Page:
Whether it’s traveling or kicking around home base I get asked that a lot lately. And it’s often from longtime airplane owners tired of shelling out retirement bucks to feed an old Bonanza or Cessna 180, especially for avionics upgrades, plus buyers are still recovering from the ADS-B buy-in. Non-TSO (but STC’d) gear has lowered prices for EFIS and autopilots, but not as low as experimental stuff, which require neither certification standard. Compare a glass upgrade from the round gauges in a Lancair IV to the same upgrade in a Mooney and I think E/A-B, or Experimental Amateur-Built aircraft—call them homebuilts, kits or both—look pretty compelling.
But the buzzkill comes halfway through the project when you realize—without an airplane—you really want to fly your kit, but don’t have the time to finish it. Maybe buying one that someone finished is the better option. But do you really want to buy an airplane that someone else built? In plenty of cases the answer is yes, and in plenty others it’s hell no. I’ve had my hands in both and have been both impressed and frightened by what I saw. When asked to be pointed in the right direction, I usually recommend joining up with a local EAA (Experimental Aircraft Association) chapter. Here you’re bound to find someone who can help with the sharp-eyed process of finding a quality build. But you gotta know what you want, first, and many buyers simply end up with the wrong airplane. I’ve seen some of them auger. That Lancair IV won’t play in the ice like your Bonanza did. But man, does speed rule in the world of homebuilts.
I suggested to one local who just earned an instrument rating and was tempted by an early Cirrus SR20 to also look at the Van’s RV-10. This is a close enough matchup when it comes to four-place performance, but the RV-10 beats the SR20 by an easy 16 knots, has a slight edge in useful load and flies off with less runway. Prices for both models are all over the board, from $140,000 to $275,000 for an RV-10, while an SR20 can start at $125,000 and top $400,000.
Maintaining an experimental is a little different, even though—like a certified airplane—every year someone has to sign it off as being airworthy. To do that, the original builder generally gets a repairman certificate from the FAA after completing the final build signoff. This gives the builder an authority to do a yearly condition inspection on that airplane. But if the airplane changes hands, the new owner will likely be taking the airplane to a licensed A&P for the inspection. Depending on the model, that might be easy or impossible.
Marc Cook, my counterpart over at sister publication Kitplanes Magazine, reminded me that buyers crossing the line between used certified airplanes and experimentals need to go into the buying process with eyes wide open, and with a healthy level of self-learned expertise. That includes being able to recognize a good, bad and mediocre build quality. That also applies to the quality of the avionics install, and there could be a lot of critical integration, especially autopilot interfaces. In my experience, a hacked avionics install often reflects the rest of the aircraft’s build quality.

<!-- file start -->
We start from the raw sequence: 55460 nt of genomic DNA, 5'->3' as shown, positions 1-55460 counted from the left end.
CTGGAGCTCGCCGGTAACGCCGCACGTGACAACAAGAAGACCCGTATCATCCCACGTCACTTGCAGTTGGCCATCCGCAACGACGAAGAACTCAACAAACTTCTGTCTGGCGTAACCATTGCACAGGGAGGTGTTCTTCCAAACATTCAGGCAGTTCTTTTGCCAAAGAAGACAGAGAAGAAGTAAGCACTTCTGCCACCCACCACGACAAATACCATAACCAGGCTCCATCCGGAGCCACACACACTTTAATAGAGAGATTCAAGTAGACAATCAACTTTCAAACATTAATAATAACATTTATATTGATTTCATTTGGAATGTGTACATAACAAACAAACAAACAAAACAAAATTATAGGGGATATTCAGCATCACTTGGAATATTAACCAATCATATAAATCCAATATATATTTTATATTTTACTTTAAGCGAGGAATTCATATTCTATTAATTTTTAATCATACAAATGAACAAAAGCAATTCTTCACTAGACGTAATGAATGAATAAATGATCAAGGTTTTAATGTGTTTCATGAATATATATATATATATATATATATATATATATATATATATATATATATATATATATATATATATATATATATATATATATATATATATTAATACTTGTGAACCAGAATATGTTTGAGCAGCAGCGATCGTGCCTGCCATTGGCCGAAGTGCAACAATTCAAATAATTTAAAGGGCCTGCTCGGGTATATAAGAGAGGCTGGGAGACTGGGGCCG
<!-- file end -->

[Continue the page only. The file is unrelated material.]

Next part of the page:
Kit aircraft are typically the cheaper buy-in, with the bonus of sometimes getting a newer and more modern airframe, including composite design. Many homebuilts are already nicely equipped with modern gear, although expect a mix of old and new—and be ready to debug once it’s your airplane. What many fail to realize is that most of the more common experimentals have certified or certified-like engines and propellers. And the best part is an owner can modify the airplane (and build parts for it ) any way they wish without having to deal with STCs, FAA field approvals and money-burning TSOs.
On the downside, compared to a certified model there will be a lot of variation from one homebuilt to another. There’s no guaranteed certified level of handling, particularly when it comes to stability, stall response and overall flying experience. In other words, if you can fly one Cessna Skyhawk you can pretty much fly them all. That’s not necessarily so in the homebuilt world.
Oh, tired of high insurance premiums for that Bonanza? Don’t underestimate the cost of insuring a homebuilt—some bring hefty premiums—especially in the current hardened insurance market.
If you’re new to the market, maybe limit your choices to models that are well-populated. Van’s Aircraft, to name one kit, is so popular you’d be hard-pressed to not find at least one RV model living on most any airport.
One model that comes to my mind is the Van’s RV-6 (tricycle gear) and RV-6A (conventional gear). More than 2600 of these kits have been built over the span of 30 years. You’ll be able to round up a whole lot of support—both before and after the sale—for something like this rather than a model that exists in limited numbers.
Once you find the model that you think you want to own, go fly it. I’ve seen buyers smitten by ramp appeal, but bitten by flying characteristics that were beyond their skill level. For starters you want to know how quickly the aircraft accelerates, and what kinds of control inputs are required to keep it tracking the centerline. Be on the A game. As Marc Cook pointed out, homebuilts are often small and slick with a lot of power—that makes them fast and different. Find someone who knows how to fly it to teach you.
Like airworthiness directives that apply to certified aircraft (which will also apply to some engines and propellers on homebuilts, too), part of the prepurchase work will be researching a kit manufacturer’s service bulletins. Depending on the size of the manufacturer and the existing fleet, this may be easy or difficult. Again, lobby the help of the EAA.
If you’re serious about putting a used homebuilt in your hangar I encourage you to read the ongoing used homebuilt series in sister publication Kitplanes. It’s resourceful and should set you on the right path.